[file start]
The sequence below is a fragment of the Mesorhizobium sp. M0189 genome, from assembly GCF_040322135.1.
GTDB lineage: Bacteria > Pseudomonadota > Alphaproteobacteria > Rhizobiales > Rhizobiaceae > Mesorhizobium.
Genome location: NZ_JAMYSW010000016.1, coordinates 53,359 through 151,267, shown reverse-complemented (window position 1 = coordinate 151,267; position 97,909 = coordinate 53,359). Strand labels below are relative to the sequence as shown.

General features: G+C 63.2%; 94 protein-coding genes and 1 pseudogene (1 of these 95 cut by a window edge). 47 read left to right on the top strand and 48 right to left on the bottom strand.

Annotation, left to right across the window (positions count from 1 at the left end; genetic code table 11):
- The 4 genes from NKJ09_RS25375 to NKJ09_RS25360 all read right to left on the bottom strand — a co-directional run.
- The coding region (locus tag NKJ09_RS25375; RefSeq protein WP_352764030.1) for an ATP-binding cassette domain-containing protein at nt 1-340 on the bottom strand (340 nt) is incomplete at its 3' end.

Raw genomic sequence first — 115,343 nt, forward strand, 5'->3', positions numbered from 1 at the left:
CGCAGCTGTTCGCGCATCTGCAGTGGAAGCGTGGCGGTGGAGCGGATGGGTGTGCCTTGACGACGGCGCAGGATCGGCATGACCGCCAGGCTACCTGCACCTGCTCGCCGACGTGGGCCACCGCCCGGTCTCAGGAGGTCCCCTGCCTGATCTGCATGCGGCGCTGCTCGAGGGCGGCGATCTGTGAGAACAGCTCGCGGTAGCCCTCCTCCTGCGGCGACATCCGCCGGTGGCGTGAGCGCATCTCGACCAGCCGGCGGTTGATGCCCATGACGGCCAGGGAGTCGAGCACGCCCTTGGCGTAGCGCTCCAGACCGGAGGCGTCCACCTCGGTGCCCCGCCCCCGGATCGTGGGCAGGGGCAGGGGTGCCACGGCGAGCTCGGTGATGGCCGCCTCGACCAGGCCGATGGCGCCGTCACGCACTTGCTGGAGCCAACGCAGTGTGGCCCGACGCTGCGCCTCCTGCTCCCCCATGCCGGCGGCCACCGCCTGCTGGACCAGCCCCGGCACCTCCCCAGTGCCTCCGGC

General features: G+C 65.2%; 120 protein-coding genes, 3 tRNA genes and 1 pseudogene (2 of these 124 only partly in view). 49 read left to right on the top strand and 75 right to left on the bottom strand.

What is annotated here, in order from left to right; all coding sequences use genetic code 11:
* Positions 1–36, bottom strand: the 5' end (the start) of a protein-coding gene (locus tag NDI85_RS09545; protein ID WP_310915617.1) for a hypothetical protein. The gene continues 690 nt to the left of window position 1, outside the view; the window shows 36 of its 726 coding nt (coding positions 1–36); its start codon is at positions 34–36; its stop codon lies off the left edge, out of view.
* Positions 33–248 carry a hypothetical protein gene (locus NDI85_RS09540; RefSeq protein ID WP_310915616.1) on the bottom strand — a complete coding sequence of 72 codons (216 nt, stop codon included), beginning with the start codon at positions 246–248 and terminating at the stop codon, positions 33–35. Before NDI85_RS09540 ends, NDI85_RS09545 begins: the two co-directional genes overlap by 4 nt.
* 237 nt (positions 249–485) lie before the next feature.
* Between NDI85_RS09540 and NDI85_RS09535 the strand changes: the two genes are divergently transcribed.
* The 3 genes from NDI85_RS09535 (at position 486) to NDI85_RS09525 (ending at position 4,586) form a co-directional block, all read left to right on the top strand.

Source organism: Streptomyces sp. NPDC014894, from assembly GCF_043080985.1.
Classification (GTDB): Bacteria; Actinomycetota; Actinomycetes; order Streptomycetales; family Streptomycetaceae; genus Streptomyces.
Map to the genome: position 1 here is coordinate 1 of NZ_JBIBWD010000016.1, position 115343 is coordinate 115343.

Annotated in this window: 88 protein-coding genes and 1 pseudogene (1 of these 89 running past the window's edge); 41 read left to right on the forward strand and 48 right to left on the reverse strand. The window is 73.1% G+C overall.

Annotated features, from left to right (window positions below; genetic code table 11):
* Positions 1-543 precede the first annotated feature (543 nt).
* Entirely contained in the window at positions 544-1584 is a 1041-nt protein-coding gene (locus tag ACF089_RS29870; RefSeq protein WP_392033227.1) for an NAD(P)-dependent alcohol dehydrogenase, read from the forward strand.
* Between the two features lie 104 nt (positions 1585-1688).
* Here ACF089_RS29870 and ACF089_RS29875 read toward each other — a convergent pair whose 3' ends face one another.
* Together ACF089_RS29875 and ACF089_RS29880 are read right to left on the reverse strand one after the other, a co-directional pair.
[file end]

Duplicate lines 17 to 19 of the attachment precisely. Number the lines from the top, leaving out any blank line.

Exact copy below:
Source organism: Streptomyces sp. NPDC014894, from assembly GCF_043080985.1.
Classification (GTDB): Bacteria; Actinomycetota; Actinomycetes; order Streptomycetales; family Streptomycetaceae; genus Streptomyces.
Map to the genome: position 1 here is coordinate 1 of NZ_JBIBWD010000016.1, position 115343 is coordinate 115343.